An “acknowledgement of country” displayed before the Sydney concert of Beatles icon Paul McCartney has sparked debate online.
Conservative commentator Kobie Thatcher shared a photo of the message displayed on the two large screens on either side of the stage ahead of the 81-year-old singer-songwriter’s second Sydney show at Allianz Stadium on Saturday.
“You can’t even go to a concert now without an ‘acknowledgement of country’,” she wrote on X, with a rolling eyes emoji.
The message read, “We acknowledge the Gadigal of the Eora Nation and all family groups connected to this Country, as the Traditional Custodians of the land on which we gather and perform today. We pay our respects to their Elders past and present and extend that respect to Aboriginal and Torres Strait Islander peoples here today.”
The post has been viewed more than 134,000 times.
“So you were one of those ‘if you don’t know, vote no’ people. And now you don’t know what you voted no to,” one person replied.
Ms Thatcher, who has nearly 22,000 followers on X, was also a vocal supporter of the No campaign during the Voice to Parliament referendum.
“No, I knew. That’s why I voted No,” she wrote.
One person commented, “I thought this ‘welcome to country’ crap was gonna be finished after we ALL voted No!”
Social media users shared other recent experiences.
One man said, “I was at the Knights semi-final a month ago. They didn’t do welcome to country as well as the national anthem, they did welcome to country INSTEAD of the anthem. Then a minute’s silence for an Aboriginal man I’d never heard of who had just passed away of old age.”
One person said they went to the circus and there was an acknowledgment of country, while another said they “called an ambulance yesterday for my nine-year-old and they asked over the phone if he’s Aboriginal or Torres Strait Islander”.
One man joked, “I’d like to acknowledge that we wouldn’t be here without the construction team, the sound engineers, the roadies, the administrators, the technicians who worked tirelessly to ensure everything would go off without a hitch …”
But Ms Thatcher’s post also sparked heated backlash.
“You and other racists could move to Texas, if that would be better for you,” one man said.
“You conservatives are always getting triggered so easily huh,” another person wrote.
A third said, “All the No voters just openly hostile to Indigenous people now. Such bravery in your racism. Like it wasn’t obvious why you voted No.”
Another argued that “if you’re in central Sydney then you’re on Gadigal land”. “Always was, always will be,” they said. “If Paul (a Brit), gets it then surely a local can. It’s not that hard.”
TikToker Belinduh Pyne, aka Belinda Davey, said the message was “really not a big deal”.
“When I saw Paul McCartney, I saw the exact same thing and thought to myself, ‘how long till I see someone complaining about this on Twitter’,” she wrote.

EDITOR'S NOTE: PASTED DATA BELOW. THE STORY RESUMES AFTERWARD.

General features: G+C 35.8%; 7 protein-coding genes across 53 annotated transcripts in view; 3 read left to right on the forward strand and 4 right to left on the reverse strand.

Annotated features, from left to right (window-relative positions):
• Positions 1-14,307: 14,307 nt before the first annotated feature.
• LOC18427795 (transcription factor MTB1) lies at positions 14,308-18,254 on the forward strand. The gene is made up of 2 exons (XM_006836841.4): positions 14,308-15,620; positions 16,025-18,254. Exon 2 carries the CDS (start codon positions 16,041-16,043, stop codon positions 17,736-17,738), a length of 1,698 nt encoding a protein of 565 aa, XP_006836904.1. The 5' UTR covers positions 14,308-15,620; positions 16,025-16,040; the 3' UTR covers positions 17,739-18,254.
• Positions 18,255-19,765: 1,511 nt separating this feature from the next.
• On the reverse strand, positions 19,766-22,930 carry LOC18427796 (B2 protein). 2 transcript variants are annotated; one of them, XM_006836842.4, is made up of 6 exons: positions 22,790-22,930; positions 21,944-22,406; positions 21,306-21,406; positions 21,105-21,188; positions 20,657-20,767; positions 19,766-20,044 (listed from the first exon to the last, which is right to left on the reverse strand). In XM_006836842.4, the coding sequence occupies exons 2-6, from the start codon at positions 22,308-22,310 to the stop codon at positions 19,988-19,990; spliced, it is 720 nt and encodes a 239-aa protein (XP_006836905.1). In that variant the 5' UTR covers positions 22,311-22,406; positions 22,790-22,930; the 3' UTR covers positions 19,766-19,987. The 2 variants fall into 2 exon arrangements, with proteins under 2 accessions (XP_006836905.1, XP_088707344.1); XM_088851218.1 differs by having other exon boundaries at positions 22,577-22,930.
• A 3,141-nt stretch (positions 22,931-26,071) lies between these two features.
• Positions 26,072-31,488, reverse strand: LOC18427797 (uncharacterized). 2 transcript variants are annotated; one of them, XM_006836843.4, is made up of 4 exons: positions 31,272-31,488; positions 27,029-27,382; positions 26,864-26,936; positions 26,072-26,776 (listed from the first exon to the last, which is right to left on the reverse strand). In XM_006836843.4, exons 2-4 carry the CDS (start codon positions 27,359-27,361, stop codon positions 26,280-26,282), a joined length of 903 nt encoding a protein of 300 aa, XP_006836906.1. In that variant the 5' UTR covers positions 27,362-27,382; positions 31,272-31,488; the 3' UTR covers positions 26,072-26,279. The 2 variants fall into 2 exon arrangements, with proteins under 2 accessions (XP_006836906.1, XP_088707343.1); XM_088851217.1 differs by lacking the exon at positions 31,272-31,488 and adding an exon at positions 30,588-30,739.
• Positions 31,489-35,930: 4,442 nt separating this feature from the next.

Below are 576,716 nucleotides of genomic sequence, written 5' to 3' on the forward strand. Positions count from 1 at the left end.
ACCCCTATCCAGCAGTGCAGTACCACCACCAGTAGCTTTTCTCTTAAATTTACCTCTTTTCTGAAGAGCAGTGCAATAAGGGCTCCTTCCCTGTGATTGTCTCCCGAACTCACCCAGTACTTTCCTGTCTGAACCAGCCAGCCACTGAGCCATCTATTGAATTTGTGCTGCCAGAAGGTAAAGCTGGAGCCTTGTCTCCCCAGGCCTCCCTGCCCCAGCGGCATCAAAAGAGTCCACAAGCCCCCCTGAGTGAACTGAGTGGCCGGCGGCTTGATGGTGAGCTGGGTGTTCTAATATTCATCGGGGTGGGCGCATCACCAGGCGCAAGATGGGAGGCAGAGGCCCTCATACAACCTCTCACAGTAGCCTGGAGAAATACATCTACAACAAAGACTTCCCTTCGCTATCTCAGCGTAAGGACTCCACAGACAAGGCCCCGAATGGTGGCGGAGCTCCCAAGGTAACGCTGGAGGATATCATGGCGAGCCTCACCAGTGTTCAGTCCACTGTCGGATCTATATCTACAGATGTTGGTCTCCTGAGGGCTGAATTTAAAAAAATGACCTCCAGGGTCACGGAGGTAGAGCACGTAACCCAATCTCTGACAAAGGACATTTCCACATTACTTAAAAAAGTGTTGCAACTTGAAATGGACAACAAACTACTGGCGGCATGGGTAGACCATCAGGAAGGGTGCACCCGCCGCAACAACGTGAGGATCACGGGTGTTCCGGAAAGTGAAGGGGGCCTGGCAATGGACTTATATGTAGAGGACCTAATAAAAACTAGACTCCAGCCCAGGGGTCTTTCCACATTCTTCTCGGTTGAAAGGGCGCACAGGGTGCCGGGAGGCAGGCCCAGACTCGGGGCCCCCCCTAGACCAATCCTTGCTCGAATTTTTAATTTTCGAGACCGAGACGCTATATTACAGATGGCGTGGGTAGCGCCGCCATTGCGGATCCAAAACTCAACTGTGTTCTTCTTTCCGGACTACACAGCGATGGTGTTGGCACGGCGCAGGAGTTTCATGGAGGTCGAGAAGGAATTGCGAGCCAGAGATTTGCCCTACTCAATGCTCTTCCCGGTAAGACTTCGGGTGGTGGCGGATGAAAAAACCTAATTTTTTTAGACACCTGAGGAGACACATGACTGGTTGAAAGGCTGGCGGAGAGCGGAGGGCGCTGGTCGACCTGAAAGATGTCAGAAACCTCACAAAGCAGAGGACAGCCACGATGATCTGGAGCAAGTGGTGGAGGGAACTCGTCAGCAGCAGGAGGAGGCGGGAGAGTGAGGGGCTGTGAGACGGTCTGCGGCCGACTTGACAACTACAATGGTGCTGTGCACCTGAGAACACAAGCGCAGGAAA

“In the end the love you take, is equal to the love you make — The Beatles.”
She later added, “Imagine going to a concert of a Beatle who sings about peace and love, and then complaining because welcome to the country is on a screen … Paul McCartney is a vegetarian, believes in climate change and also wrote a song dissing Donald Trump. So I don’t know why you’re there to begin with.”
McCartney has played a series of epic shows on the Australian leg of his blockbuster Got Back Tour, delighting fans in Adelaide, Melbourne, Newcastle and Sydney.
Tens of thousands of fans turned out for his Friday and Saturday shows at the massive Allianz Stadium in Moore Park to hear decades of the legendary rocker’s hits, personal favourites and fan favourites whittled down into one three-hour set list.
McCartney is joined on stage by his longtime touring band — guitarist Rusty Anderson, bassist/guitarist Brian Ray, pianist Paul ‘Wix’ Wickens, and drummer Abe Laboriel Jr.
He is even joined onstage, via one of the screens behind him, by his former Beatles bandmate John Lennon to kick off the encore with a moving virtual duet of The Beatles hit I’ve Got A Feeling.
McCartney opened up about the poignant moment in an interview ahead of the Australian leg of his tour, calling it one of his favourite parts of the show.
“It’s kind of magic for me, because at one point I’m just backing John up,” he said.
“And that’s beautiful because that’s like it was when you played live, you know, to be conscious of the other person, and do your part right alongside him. So yeah, it’s very emotional for me. I love it.”
He will finish up in Queensland with one concert at Suncorp Stadium in Brisbane on Wednesday, November 1 and his curtain call at Heritage Bank Stadium on the Gold Coast on Saturday, November 4.